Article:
One obvious area to focus on from parent responses was concern over facilities. Here, more than one in five parents listed it as their highest priority, marking it as parents' most commonly cited concern.
This was, however, an issue the school was well aware of. More than £1 million has already been invested in areas such as IT facilities at the school and its historic buildings, which are on the site of Alexander Pope's mansion. However, further work is also under way on the creation of an all-weather sports pitch; a project that has moved on apace since the surveys were conducted and will be ready for use shortly.
Having conducted surveys of both parents and pupils, it became apparent to David that parents were not always aware of the good work Radnor House was doing. “One big difference between the results for parents and pupils was that the experience pupils get is better than the one parents see,” he says.
To address that perception gap, David plans to report the results back to parents via a newsletter, as well as to repeat the exercise in the coming year, so that they can measure the improvements they have made.
“It is vitally important for us to hear what parents think,” says David. “One reason I think we scored so highly is that we very much see parents as a customer, in that what they think really matters to us. We're determined to give them the best services – and that means providing the best education for pupils.”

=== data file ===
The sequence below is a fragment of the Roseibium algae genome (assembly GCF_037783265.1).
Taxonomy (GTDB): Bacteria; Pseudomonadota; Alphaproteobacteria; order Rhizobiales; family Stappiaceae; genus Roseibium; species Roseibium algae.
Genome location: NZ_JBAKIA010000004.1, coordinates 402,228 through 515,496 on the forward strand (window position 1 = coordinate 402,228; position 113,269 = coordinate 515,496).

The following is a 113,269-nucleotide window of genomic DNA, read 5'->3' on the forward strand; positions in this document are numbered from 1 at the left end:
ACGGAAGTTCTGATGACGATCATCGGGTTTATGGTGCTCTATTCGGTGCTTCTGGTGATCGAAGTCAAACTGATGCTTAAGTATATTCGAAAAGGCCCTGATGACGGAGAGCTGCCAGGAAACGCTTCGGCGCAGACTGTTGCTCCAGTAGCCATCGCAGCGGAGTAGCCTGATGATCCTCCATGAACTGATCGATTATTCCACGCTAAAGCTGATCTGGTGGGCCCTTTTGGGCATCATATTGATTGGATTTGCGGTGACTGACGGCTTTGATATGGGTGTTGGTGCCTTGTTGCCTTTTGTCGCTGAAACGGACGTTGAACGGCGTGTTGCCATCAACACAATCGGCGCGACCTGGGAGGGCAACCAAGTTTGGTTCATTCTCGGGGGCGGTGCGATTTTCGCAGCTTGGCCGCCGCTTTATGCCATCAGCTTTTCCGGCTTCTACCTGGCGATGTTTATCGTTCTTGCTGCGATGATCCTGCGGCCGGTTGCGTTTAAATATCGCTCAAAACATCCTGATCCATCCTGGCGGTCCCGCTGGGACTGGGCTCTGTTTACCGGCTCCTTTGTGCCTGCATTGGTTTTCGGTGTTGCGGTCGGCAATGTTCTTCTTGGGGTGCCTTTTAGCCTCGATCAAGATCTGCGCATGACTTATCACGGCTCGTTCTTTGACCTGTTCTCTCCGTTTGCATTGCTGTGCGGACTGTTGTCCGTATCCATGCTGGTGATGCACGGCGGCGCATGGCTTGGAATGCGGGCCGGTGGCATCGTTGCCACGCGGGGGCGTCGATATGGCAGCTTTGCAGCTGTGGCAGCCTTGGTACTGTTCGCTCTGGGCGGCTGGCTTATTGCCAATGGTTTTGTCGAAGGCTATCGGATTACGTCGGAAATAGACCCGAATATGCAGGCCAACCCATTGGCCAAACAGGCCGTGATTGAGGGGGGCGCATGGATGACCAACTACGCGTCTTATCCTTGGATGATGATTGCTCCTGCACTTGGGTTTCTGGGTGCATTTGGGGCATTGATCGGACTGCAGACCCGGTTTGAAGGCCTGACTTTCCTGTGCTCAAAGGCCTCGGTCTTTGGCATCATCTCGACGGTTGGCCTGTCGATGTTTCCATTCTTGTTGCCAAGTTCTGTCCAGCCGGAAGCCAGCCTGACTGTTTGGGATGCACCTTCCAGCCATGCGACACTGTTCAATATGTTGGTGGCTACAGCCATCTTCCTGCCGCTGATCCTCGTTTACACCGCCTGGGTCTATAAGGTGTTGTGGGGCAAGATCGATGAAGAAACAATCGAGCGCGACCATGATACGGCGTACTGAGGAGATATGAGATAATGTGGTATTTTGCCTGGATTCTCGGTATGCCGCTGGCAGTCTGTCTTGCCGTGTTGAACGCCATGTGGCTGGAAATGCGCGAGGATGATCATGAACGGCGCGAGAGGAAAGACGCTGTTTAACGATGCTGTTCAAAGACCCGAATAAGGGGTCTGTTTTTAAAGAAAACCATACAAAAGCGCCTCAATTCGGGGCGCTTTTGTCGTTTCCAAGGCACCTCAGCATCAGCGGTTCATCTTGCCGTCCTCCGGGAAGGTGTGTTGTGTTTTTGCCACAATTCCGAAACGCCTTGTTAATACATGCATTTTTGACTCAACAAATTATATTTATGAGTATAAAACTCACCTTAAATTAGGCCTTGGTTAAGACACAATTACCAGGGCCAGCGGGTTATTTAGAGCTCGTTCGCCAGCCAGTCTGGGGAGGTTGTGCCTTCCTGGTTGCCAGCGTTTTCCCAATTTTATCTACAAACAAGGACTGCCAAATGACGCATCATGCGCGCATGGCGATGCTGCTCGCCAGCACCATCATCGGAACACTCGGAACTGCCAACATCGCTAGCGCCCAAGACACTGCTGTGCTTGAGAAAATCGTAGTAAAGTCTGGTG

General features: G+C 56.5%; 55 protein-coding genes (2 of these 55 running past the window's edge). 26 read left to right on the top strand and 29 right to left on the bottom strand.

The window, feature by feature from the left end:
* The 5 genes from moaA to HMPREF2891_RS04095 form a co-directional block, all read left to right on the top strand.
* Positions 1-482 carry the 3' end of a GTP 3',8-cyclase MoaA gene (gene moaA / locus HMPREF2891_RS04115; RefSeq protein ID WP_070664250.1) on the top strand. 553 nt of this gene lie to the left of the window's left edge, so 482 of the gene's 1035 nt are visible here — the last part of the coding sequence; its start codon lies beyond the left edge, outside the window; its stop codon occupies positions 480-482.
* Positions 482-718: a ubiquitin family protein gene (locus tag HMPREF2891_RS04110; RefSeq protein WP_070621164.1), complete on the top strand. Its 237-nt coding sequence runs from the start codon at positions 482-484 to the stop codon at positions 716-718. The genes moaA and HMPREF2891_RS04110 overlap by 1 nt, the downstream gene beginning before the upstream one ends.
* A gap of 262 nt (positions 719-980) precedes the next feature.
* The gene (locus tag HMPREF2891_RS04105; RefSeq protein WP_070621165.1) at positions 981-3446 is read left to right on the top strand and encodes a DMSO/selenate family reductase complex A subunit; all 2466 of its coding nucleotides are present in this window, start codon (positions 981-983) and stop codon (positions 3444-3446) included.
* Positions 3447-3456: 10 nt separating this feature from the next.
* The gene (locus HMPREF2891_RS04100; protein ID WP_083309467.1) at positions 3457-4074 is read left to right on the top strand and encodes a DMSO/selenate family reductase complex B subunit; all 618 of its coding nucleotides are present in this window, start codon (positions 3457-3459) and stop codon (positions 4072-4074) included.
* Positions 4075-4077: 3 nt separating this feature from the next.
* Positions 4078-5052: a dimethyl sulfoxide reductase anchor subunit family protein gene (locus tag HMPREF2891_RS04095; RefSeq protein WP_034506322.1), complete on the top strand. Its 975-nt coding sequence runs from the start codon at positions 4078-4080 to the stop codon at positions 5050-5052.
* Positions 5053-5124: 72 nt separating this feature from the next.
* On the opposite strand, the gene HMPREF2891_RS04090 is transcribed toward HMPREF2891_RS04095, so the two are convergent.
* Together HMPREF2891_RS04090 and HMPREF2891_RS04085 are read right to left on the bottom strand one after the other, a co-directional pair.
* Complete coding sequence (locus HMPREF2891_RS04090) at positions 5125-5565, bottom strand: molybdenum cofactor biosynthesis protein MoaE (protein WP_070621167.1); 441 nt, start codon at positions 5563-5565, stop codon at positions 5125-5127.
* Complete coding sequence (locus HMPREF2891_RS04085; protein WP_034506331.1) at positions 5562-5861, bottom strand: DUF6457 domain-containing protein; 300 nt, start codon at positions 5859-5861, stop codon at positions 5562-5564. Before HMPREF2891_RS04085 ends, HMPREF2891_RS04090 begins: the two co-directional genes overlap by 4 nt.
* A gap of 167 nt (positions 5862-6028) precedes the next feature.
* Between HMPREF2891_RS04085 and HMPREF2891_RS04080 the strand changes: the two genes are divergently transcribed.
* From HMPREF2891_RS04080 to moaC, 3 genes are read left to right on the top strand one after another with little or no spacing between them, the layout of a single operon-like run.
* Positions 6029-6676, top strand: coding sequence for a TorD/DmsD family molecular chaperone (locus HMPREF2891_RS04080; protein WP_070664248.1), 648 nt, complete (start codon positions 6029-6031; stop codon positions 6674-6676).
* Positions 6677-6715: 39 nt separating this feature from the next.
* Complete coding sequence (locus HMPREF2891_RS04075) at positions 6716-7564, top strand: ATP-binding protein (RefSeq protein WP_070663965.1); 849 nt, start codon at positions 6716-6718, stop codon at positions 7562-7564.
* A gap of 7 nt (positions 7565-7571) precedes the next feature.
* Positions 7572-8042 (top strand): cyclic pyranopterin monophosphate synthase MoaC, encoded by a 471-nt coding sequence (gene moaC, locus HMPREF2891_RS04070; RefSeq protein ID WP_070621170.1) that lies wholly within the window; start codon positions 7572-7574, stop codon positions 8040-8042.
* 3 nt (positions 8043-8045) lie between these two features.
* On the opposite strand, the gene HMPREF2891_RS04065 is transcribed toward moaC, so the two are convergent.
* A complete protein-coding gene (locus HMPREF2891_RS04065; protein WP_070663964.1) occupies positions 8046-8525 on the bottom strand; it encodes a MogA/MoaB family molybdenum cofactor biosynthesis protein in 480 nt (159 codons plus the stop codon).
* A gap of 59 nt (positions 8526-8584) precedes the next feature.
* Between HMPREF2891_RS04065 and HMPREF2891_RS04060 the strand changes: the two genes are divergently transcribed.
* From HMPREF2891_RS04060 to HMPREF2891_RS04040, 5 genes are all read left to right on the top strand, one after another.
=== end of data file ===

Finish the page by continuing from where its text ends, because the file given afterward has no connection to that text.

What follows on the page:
By repeating the survey, David hopes to track Radnor House's progress against its improvement targets and continue its efforts to exceed parents' expectations. He also intends to delve even deeper into the data, in the expectation that it can provide further clues about where the leadership team's focus should be. “There really is so much information we got back from the surveys that we've only just scratched the surface.”
But while the strong parental endorsements of Radnor House will provide eye-catching figures it can use on its website, the surveys provide a far more useful feedback mechanism when it comes to promoting the school. “We don't really do much marketing. Instead we rely on word of mouth,” says David. “However, the feedback gathered will allow us to focus our marketing messages on the areas that make us stand out from the crowd as we know what really matters to our stakeholders.”
Listening to staff
For Radnor House, David also felt it was important to include staff in the perception surveys.
One of the most notable aspects of the staff survey was the high levels of motivation reported. “We work our staff hard and are pretty demanding of them, so it was pleasing to see that they enjoyed being part of our team and take huge pride in the school,” he explains.
The teachers all rated Radnor House as outstanding in areas such as the quality of teaching, the behaviour and safety of children and the school's leadership and management. The one aspect that achieved slightly less than perfect marks was the achievement of pupils, although David puts this down to the fact that being a relatively new school, Radnor House has no history of exam marks to use as a benchmark.
As ever, David and his teachers at Radnor House have their aims set high, and won't rest until they have the evidence of pupils’ success laid before them.